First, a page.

The conversations typically lasted only five or 10 minutes, but George Sidney came to expect them from time to time when Paul Detwiler Jr. was in the area.

“He (Detwiler) would be driving around, and he would call me to ask if I was in the office,” says Sidney, president and COO of McLanahan Corp., based in Hollidaysburg, Pennsylvania. “He wanted to stop by.”

When a phone call like this came, a quarry project of some sort was likely on the mind of Detwiler, now chairman of the board at Pennsylvania-based New Enterprise Stone & Lime Co. Inc. Soon after making the call, Detwiler would pull into the parking lot outside of Sidney’s office, and the two would talk.

“He’d say, ‘I’m thinking about doing this,’” Sidney says. “And he’d ask, ‘What do you think about that?’ We’d have a little discussion. He’d never even shut off his car. He’d jump in his car and go.”

On one occasion, Detwiler wanted to pick Sidney’s brain about mobilizing some rather large equipment within a quarry. A number of similar impromptu conversations were had between the two over the years. The conversations largely centered on equipment innovation.

“He’s such an innovator,” Sidney says of Detwiler. “He’s an equipment guy. He goes into a plant and he’s very hands-on. He looks around to see how he can do things better and innovate to do things better. That’s what I’ve always admired about him.”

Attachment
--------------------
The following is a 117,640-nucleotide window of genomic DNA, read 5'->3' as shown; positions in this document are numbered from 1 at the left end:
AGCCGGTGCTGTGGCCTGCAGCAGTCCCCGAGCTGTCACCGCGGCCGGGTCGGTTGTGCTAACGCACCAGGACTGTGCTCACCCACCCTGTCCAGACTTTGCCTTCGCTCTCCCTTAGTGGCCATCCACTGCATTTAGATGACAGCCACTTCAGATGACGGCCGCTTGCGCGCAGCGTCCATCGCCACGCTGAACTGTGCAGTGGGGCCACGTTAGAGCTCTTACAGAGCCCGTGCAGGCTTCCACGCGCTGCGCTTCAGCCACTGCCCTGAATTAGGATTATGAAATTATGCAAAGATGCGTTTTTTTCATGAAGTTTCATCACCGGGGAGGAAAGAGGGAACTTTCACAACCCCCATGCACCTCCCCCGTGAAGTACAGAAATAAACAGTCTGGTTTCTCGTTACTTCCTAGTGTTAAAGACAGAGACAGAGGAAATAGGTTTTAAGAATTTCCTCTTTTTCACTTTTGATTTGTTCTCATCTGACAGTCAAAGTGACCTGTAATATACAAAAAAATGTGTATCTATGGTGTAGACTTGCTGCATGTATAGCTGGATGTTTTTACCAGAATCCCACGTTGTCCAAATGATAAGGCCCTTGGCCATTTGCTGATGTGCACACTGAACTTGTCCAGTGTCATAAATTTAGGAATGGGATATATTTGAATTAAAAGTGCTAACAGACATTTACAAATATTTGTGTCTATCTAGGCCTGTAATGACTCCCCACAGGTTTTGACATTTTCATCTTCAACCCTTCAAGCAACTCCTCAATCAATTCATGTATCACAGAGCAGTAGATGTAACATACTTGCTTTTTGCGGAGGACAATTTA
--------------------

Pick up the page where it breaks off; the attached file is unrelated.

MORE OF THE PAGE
Conversations like the ones with Sidney are just one way Detwiler seeks solutions. Detwiler is very well-read, says Jim Barley, president of New Enterprise’s West Region. Detwiler, who has served as a director of New Enterprise since 1972, absorbs every morsel of information he can in trade publications and industry books. He is also a regular at trade shows, where he’s shown himself to be on the leading edge of innovation.

“He and his wife Pat regularly attended trade shows worldwide,” Sidney says. “The reason: He was always looking for what was new and innovative. He would be at Bauma every three years. He would be at the quarry show in the U.K. He would come to Coal Prep down in Kentucky looking for innovation.”

As an example of Detwiler’s innovative spirit, New Enterprise had conveyor tail pulleys raised up from the ground on columns years before many other companies did. The approach made cleanup and reliability better.

Detwiler applied his innovative spirit to other areas of operations, as well. How could a process be more efficient? How could a practice be made safer? Where in an operation could improvements be made? These are among the questions Detwiler traditionally raises and for which he’s continuously in the pursuit of answers.

Driven by passion

Paul Detwiler Jr., left, visits with Bernie Grove during a past Hall of Fame induction ceremony.
Paul Detwiler Jr., left, visits with Bernie Grove during a past Hall of Fame induction ceremony.

The innovative solutions Detwiler implements within New Enterprise operations aren’t solely found outside the company, though. By engaging employees within the company’s quarries – everyone from the superintendent to the general laborer – Detwiler is able to glean information that can make the company’s operations better.

“He knows so many of the employees at the plants and at the quarries,” Barley says. “I drive with him through the quarries and the plants, and it’s amazing. He’ll stop and talk to anybody there, any employees. If he’s driving through and you’re close, he’ll pull over and talk to them. That means so much to the employees that he takes the time to do that.”

Sidney agrees.

“He never lost touch with the man on the quarry floor,” Sidney says. “He has always kept his hand in the operations group. He was CEO of the company, chairman of the board, and he was still involved in those day-to-day activities.

“He’s the epitome of a quarry man,” Sidney adds.